Worker misclassification issues in New York are in the spotlight again, thanks to a recent decision from the state’s highest court in Matter of Empire State Towing and Recovery Association, No. 160 (N.Y. Oct 26, 2010). This unemployment insurance case grew out of an audit of Empire by the New York Department of Labor ("DOL"), which concluded that Empire’s executive director, who also happened to be Empire's outside attorney, had been misclassified by Empire as an independent contractor rather than as an employee. The DOL assessed Empire $617.53 in additional unemployment contributions.
Empire contested the determination and lost at every step -- at a hearing before an administrative law judge and then on appeal, first to the Unemployment Insurance Appeal Board and then to the Appellate Division of the New York State Supreme Court (3d Dep’t) -- until the New York Court of Appeals reviewed the case and reversed, holding that Empire had properly classified the attorney as an independent contractor.
Will the Empire decision have any impact on the significant (and previously reported) attention that the DOL and the state’s other agencies are giving to issues of worker misclassification? It should, as the Court further confirmed that many of the factors that these agencies consider to determine employee status -- such as limits on authority, approval over work product, and required reports and attendance at meetings -- are sound business practices that apply just the same when a business engages an employee or an independent contractor.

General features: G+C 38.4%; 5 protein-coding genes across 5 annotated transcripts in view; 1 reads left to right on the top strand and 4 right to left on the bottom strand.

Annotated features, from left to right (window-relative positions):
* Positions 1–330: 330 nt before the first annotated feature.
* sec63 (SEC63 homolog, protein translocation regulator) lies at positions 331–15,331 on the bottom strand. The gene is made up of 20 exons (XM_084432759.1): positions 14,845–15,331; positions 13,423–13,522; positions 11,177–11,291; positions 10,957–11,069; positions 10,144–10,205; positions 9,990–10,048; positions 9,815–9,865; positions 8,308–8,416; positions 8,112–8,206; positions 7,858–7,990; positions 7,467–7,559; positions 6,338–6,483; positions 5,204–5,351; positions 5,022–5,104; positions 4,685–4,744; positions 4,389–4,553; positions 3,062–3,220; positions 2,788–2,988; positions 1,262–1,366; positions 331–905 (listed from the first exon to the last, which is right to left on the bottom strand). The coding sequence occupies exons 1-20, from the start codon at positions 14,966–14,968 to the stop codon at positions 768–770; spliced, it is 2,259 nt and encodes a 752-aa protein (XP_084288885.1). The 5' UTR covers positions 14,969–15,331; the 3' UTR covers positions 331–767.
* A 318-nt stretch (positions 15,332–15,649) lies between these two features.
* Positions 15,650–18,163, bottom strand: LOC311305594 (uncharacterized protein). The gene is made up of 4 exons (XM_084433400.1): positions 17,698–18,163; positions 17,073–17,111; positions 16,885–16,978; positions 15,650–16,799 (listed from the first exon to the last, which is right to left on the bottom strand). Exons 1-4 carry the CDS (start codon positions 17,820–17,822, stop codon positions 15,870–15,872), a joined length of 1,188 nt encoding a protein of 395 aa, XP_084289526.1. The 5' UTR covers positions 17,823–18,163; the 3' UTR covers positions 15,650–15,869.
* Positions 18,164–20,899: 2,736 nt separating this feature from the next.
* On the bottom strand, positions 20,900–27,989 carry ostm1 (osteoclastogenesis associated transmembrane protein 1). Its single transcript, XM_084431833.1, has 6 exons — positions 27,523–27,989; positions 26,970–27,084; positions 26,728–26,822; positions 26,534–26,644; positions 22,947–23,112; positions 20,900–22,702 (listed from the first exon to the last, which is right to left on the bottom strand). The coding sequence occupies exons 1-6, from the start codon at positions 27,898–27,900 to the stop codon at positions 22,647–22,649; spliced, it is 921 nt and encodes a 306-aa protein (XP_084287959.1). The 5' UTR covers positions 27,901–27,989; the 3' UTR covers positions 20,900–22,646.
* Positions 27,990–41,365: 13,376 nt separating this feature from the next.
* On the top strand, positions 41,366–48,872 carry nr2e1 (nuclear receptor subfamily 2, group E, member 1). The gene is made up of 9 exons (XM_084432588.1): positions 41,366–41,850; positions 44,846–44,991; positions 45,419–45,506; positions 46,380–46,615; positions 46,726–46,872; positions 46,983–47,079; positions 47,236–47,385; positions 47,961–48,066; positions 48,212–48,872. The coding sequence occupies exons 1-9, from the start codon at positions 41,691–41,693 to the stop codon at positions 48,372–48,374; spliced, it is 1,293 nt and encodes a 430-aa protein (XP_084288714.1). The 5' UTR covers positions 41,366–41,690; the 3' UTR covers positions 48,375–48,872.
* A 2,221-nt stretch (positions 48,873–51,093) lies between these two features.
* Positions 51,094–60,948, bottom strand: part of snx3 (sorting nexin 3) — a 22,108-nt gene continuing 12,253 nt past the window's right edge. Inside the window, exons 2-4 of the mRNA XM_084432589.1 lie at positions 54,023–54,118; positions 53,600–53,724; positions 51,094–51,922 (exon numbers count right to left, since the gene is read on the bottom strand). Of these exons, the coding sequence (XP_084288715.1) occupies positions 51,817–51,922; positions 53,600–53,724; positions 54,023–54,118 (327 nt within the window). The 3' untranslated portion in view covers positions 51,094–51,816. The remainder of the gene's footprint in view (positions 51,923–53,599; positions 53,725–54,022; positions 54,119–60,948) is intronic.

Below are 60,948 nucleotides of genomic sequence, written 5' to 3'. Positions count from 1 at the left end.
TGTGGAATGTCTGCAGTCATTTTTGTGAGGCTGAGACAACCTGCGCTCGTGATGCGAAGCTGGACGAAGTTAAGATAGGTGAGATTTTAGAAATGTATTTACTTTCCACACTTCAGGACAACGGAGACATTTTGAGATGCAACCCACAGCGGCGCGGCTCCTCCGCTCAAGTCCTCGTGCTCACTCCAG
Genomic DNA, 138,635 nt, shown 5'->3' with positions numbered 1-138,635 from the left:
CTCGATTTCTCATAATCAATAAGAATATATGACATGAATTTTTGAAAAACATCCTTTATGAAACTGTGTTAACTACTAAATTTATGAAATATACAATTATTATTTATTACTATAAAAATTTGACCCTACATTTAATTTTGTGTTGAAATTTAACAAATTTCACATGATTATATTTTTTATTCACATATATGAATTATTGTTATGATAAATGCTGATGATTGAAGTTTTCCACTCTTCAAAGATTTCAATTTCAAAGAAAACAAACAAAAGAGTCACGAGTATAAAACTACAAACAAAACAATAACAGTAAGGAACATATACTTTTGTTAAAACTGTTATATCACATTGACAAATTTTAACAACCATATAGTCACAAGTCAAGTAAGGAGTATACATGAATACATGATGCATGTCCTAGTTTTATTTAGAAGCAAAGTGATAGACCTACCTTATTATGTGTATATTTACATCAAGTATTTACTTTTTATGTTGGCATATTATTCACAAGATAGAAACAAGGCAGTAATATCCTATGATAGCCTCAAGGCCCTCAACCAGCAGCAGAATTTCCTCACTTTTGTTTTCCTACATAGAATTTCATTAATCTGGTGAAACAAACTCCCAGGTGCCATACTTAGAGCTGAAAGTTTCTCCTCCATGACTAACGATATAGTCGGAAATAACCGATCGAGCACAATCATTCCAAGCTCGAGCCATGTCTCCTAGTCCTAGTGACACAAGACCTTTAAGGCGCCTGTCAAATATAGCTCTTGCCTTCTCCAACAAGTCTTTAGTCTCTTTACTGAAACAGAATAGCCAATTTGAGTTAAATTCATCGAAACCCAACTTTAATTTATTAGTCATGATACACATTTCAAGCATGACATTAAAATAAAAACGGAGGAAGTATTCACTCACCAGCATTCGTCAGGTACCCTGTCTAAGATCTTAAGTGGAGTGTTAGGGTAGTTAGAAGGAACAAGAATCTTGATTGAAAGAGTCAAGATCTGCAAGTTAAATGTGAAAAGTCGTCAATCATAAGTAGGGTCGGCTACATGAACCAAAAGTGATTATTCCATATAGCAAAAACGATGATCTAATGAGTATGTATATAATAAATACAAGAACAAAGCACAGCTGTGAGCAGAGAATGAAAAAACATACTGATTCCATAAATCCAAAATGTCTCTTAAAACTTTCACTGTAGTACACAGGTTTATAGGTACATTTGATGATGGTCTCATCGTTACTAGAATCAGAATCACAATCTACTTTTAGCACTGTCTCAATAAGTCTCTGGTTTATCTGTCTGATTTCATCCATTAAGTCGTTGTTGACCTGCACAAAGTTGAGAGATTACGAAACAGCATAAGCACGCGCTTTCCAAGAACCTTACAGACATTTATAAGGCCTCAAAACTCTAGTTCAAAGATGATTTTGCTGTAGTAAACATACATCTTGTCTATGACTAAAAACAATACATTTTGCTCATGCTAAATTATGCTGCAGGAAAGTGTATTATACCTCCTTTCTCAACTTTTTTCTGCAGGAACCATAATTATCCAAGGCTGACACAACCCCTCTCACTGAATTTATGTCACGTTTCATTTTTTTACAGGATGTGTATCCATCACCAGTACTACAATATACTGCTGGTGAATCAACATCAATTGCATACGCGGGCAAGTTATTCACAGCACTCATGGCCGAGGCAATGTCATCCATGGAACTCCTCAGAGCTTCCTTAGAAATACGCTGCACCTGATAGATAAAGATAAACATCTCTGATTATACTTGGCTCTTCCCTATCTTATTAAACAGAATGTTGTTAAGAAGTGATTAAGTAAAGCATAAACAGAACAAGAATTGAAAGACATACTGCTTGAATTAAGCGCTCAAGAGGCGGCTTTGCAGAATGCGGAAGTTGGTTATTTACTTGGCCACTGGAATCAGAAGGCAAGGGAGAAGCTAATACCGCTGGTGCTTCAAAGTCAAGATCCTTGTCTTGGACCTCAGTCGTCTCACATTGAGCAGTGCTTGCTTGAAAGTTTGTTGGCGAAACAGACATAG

But will it really have an impact? Not likely, as the Court also reaffirmed that the DOL Appeal Board’s fact-intensive, case-by-case determinations of employee status are beyond judicial review if supported by substantial evidence in the record. This means that while the Court has provided some potentially meaningful guidance on the applicable tests, it has effectively sent the DOL back to the trenches, fully armed to do battle on the next fact-specific case it chooses to pursue. As Empire’s experience reflects, for New York businesses that engage independent contractors (especially those within the grayer areas of the applicable tests) and are met with an unfavorable misclassification decision from any state agency, any shot at vindication may require a run all the way to the Court of Appeals.